Then they go on to talk about “tough love” which is neither patient nor kind nor biblical. But it turns the impoverished poor people into responsible, white, American capitalist citizens!
The problem with “tough love” is that it doesn’t come from Scripture but from Darwinism, and a very archaic Darwinism at that. It comes from the idea that only the fit and the strong survive. So it is my job to help you become fit so that you can survive. I have to be tough because the theory of evolution only chooses the tough! So I can save you by teaching you to save yourself so that we can continue thriving and evolving.
That ancient form of Darwinism isn’t even alive in science any more but we have sure preserved it in the church. And it is not Biblical. In Scripture the fit do not survive. They perish. The righteous and the faithful, those who call on the name of the Lord survive and thrive. The crucified criminals are saved. The poor and the down and the out and the beggar at Lazarus’ gate survive and thrive. The wealthy, the fit, the pretty only are saved as they empty themselves of all but love and admit their own horrific sinfulness and wretchedness and fall on the throne of grace. Of course, that is how the poor are saved as well but it is so much easier for them to do.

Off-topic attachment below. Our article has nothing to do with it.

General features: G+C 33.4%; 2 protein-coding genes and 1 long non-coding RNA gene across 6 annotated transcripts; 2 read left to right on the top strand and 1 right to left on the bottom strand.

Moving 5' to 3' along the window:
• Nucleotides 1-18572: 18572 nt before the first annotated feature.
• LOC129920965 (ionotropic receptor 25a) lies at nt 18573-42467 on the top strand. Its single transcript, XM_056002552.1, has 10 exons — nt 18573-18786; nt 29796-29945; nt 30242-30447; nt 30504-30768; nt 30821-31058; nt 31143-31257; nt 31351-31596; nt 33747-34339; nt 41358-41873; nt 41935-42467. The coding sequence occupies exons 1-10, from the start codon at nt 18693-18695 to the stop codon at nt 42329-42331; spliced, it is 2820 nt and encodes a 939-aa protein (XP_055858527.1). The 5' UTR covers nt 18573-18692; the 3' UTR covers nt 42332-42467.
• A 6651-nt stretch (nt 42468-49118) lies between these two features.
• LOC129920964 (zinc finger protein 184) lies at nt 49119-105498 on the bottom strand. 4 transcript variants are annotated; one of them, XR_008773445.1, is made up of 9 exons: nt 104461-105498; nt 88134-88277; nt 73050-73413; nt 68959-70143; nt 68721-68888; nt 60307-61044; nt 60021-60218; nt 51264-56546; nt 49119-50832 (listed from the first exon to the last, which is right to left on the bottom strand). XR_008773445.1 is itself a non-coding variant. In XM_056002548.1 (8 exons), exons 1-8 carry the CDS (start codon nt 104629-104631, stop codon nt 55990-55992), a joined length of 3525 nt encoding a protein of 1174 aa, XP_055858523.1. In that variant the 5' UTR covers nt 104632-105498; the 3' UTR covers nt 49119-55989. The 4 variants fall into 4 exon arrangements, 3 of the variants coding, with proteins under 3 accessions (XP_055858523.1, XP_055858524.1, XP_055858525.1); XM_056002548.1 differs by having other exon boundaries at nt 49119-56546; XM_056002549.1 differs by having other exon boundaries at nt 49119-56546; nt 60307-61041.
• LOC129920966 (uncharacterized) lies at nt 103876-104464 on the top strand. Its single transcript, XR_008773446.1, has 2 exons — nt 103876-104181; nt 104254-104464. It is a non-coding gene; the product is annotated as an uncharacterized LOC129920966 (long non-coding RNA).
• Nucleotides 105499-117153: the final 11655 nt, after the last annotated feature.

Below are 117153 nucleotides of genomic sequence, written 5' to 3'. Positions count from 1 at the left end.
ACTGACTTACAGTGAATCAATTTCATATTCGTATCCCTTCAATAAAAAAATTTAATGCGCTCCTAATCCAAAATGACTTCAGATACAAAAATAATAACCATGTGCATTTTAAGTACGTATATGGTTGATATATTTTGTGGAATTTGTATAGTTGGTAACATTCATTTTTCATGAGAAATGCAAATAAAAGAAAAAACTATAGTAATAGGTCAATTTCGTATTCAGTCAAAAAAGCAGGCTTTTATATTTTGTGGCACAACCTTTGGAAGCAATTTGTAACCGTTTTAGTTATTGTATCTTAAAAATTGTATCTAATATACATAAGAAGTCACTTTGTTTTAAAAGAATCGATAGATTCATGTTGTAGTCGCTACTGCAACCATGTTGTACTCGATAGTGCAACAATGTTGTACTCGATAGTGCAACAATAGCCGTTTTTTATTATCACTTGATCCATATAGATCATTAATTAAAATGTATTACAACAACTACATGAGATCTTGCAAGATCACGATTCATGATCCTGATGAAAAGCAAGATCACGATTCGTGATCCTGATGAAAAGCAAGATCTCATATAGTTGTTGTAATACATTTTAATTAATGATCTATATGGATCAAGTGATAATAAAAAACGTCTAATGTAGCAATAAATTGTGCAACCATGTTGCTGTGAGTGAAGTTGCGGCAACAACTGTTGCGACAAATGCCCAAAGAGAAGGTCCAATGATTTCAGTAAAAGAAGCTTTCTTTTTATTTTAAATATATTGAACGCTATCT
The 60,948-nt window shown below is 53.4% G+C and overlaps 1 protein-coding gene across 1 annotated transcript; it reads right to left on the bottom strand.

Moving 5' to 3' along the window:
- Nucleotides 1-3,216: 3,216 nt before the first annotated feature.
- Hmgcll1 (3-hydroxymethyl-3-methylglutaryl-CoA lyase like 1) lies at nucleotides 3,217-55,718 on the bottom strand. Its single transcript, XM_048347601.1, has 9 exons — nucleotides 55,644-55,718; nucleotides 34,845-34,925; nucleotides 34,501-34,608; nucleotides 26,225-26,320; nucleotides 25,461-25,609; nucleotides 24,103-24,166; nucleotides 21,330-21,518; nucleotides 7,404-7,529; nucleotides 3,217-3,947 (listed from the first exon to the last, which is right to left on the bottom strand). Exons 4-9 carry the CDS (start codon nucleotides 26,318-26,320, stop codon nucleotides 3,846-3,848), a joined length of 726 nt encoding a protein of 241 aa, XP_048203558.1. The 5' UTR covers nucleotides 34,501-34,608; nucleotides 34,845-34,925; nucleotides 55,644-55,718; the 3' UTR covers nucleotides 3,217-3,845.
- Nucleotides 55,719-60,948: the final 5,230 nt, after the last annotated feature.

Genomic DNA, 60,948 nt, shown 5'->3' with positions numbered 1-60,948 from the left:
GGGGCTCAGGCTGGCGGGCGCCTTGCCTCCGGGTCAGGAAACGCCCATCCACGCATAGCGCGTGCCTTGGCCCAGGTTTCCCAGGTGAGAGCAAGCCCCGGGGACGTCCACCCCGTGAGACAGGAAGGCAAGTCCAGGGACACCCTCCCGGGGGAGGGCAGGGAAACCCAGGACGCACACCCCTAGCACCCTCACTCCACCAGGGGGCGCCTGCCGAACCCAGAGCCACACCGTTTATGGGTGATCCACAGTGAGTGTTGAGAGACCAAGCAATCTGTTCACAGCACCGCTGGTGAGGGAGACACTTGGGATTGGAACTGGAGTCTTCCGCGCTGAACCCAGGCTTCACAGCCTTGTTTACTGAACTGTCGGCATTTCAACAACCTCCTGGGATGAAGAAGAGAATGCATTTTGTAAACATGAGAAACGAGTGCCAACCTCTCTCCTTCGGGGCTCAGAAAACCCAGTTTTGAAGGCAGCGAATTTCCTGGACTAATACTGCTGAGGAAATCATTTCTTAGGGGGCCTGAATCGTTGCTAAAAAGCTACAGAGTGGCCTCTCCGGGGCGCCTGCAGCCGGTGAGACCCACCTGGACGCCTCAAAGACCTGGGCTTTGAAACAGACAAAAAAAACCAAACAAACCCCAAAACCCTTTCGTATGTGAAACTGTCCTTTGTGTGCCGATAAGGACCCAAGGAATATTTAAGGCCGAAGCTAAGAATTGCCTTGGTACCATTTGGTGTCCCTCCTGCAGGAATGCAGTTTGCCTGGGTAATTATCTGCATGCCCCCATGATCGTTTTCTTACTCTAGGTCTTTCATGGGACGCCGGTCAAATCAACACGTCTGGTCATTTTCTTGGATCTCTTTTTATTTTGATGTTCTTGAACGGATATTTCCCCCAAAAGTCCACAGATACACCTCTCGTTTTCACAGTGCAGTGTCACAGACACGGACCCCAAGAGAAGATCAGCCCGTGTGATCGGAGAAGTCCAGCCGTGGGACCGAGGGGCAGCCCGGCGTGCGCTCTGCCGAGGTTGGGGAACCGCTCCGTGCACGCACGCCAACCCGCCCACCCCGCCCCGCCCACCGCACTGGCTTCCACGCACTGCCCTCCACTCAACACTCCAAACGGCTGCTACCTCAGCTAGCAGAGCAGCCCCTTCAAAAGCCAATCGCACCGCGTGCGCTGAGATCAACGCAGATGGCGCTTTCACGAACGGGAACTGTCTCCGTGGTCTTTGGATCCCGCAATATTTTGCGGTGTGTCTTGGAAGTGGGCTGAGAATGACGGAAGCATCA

We do not help the poor. But we do serve them. We do wash their feet. We do associate with them (Romans 12:16).
And we do this as a means of allowing God to help us and to save us from our pride and our arrogance and our wretchedness.
So what’s the difference between helping and serving? Let me give a few examples:
Helping says, “Can I tell you why what you are doing is wrong?”
Serving says, “What do you need me to do for you today?”
Helping gives money to a local service organization.
Serving spends money to take the poor out to eat.
Helping invites them to your self help event, or easier still, just gives them a self help book.
Serving enters their home and laughs with them around a dinner table.
Helping gives them a list of criteria by which they can be accepted.
Serving accepts and associates with them regardless.
Helping tells them your personal success story as if it could be easily replicated.
Serving tells them about this gracious God who gives to all who ask.
Helping doesn’t care about their name.
Serving learns their name.
In closing here is a quote from Soong Chan Rah’s book “Prophetic Lament” which helps me incredibly as I try to purify myself from my suburban wretchedness and associate anew with the lowly:
I was listening to the speaker before me when he dropped this little gem: “It’s not about a handout, but a hand up.” Actually it’s not about either. A handout means you think you are better than me and you’re handing me something. A hand up means you think you’re better than me and you’re trying to lift me up from a bad place to your wonderful place. Actually if it’s a choice, I would rather have the hand out. If you’re going to be condescending, I might as well get a direct benefit out of it instead of being told I need to become like you. Forget the handout or the hand up. Just reach a hand across. Let’s be equals and partners. I don’t need you to rescue me, just like you don’t think you need rescuing by me. My rescuer is a Jewish carpenter.”